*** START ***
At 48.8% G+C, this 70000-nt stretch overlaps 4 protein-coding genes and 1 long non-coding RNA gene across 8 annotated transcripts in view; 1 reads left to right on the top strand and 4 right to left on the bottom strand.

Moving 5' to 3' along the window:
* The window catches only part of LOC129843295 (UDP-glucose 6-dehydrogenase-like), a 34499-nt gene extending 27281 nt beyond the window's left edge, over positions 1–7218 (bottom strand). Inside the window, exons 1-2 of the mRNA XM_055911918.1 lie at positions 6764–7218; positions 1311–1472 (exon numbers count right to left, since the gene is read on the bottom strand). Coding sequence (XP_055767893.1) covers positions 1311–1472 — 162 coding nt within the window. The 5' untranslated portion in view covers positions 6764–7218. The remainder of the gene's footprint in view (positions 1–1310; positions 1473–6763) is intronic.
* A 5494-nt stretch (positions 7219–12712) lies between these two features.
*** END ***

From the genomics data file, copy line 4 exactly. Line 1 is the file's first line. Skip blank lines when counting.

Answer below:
* A 5494-nt stretch (positions 7219–12712) lies between these two features.